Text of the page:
Friday, March 30, 2012

Snow for Spring Break

We recently got thirteen inches of snow, just in time for Spring Break.  We were snowed in for two days, and lost power and water for part of it, but it was incredibly beautiful.

My favorite sight was this little heart-shaped hole in the snow on our gravel driveway.  The snow fairy left us a little gift.

We had fun building our two snowmen.  A sweet one named Beetrice (she had a beet for a nose and beet greens for hair) and one that we call Mr. Creepy because he had flashlights for eyes and we built him at dusk to scare my sister when she got home.

Sunday, March 18, 2012

A Beautiful Day in the Neighborhood

Today we went to the Daffodil Festival at our local grange.  It's the kind of little event that would be the highlight of a trip if you went to it in Italy or France.  At home it's really a slice of Americana.  Quilts and cinnamon rolls inside and music, horse drawn wagon rides, craft booths and tons of daffodils outside.  I try to go every year.  It just reminds me how lucky I am to live where I do.  It started to snow as we left and we drove down a road lined with yellow flowers and white snowflakes.  Not quite Dr. Zhivago, but still lovely.  Then the sun came out, and we saw fields that were so bright green they hurt the eyes.  We saw a rainbow over our vineyard yesterday, and the winery seemed to be the pot of gold.  Appropriate for St. Patrick's Day.  We didn't catch a leprechaun though!
Daffodils to plant in your garden

The grange

The view while we ate our cinnamon rolls

Lots of fun activities

Lovely live music

Local kids' daffodil artwork

Intriguing art

A hore drawn wagon

It started to snow during the ride

A nice long ride

The road was lined with daffodils

They grow wild in the fields

We saw a flock of wild turkeys on the way home

Daffodils are so beautiful

I bought some to plant in pots

We'll enjoy them on the deck this Spring, and I'll plant them in the garden this Fall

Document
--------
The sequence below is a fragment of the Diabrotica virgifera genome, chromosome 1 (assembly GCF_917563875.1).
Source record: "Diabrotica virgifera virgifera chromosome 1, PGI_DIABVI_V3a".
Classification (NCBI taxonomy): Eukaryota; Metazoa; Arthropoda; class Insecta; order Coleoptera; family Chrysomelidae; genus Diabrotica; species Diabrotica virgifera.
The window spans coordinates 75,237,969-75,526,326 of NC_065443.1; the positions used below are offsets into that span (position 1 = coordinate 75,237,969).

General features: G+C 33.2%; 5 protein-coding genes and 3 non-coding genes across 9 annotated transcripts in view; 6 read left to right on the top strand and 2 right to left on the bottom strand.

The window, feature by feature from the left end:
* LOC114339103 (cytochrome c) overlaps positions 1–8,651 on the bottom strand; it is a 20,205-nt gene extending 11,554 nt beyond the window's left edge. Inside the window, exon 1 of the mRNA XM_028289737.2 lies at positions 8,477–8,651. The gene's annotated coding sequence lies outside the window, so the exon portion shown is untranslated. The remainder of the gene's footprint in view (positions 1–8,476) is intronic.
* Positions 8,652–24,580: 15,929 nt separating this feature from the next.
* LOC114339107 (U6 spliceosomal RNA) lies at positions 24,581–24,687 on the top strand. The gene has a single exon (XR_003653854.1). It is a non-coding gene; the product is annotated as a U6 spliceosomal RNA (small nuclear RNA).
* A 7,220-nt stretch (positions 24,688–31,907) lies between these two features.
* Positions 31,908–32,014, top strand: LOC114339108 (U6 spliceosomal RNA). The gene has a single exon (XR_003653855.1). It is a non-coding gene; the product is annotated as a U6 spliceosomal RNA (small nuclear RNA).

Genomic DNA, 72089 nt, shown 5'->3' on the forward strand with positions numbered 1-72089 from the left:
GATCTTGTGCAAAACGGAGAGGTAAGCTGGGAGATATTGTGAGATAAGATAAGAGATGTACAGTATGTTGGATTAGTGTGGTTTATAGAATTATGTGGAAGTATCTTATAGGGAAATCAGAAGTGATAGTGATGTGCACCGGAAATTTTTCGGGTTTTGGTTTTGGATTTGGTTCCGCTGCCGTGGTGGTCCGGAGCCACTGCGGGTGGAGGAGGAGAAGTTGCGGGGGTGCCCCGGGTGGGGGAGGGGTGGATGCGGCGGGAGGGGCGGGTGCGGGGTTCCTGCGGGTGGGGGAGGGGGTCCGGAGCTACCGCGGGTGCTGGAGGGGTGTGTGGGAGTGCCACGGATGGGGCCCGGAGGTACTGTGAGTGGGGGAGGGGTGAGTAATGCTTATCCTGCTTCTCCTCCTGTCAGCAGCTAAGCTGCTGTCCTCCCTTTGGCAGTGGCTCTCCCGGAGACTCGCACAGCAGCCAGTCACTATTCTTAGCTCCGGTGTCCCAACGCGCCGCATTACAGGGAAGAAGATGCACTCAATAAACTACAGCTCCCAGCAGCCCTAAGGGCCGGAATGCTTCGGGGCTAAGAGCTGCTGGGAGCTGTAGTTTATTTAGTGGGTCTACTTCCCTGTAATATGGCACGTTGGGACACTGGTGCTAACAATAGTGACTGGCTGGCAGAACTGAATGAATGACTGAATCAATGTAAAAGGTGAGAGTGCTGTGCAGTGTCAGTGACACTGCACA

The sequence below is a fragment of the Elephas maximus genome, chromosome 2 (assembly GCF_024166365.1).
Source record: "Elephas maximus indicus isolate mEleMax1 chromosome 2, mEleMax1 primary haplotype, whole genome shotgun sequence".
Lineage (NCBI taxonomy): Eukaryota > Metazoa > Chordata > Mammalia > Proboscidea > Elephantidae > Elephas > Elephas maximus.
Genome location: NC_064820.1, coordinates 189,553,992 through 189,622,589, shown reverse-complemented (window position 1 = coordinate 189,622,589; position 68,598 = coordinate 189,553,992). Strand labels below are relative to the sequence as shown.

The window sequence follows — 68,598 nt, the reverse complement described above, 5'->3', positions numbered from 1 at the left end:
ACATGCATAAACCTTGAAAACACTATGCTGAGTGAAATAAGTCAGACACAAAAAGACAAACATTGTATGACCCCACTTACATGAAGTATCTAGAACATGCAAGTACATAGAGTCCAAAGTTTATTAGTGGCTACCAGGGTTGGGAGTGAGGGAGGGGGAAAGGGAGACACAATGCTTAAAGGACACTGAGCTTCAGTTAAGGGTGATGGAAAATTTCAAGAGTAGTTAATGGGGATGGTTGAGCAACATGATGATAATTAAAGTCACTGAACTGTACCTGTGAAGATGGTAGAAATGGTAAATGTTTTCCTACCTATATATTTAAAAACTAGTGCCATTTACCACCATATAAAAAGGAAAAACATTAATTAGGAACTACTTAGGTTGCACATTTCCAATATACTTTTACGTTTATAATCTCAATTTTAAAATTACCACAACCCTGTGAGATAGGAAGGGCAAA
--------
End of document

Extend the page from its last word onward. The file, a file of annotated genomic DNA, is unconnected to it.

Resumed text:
Friday, March 9, 2012

Spring Flowers and Rooting Roses

After several days of snow last week, it finally feels like Spring is here.  The air is warm and the first flowers are starting to open.  I have snowdrops, violets and early daffodils blooming under my Forest Pansy tree, and the little twig of Forsythia I bought at a plant sale two years ago is blooming vigorously in a pot on the deck.  We planted primroses on the front porch, and they add a dash of color to the green landscape.

My mother has an incredible rose in her garden called Jude the Obscure.  It’s a creamy, peachy white, smells great and blooms all summer long.  We go to a wine festival every July and I always take a bouquet of Judes.  Every year, people love it.  They want to know what kind it is, where to get it, and if it’s even a rose at all- it looks a lot like a peony.  I always tell them to go to Heirloom Roses in St. Paul, Oregon to get one, but lately I’ve been dreaming of a whole hedge of Judes someday, and would love to have bushes that I rooted myself.  So yesterday, after my mom pruned her Jude bush, I trimming some of the cuttings and with the help of a rooting hormone, I potted them on the deck and hope they will grow.  I tried five cuttings last year, and one took root and actually bloomed, so this year I tried ten, hoping that two of them might grow. If I keep this up, I will have enough for my hedge someday.  I also tried some from another rose, Molineux- a beautiful ruffly yellow one.  Maybe this summer I’ll have blooms off my new roses- I’ve got my fingers crossed!
The pruned rose bush

The cast off prunings

My trimmed starts

The tools and supplies

Dipping the end in rooting hormone

My potted cuttings

Last year’s sole surviver

A Jude the Obscure rose in full bloom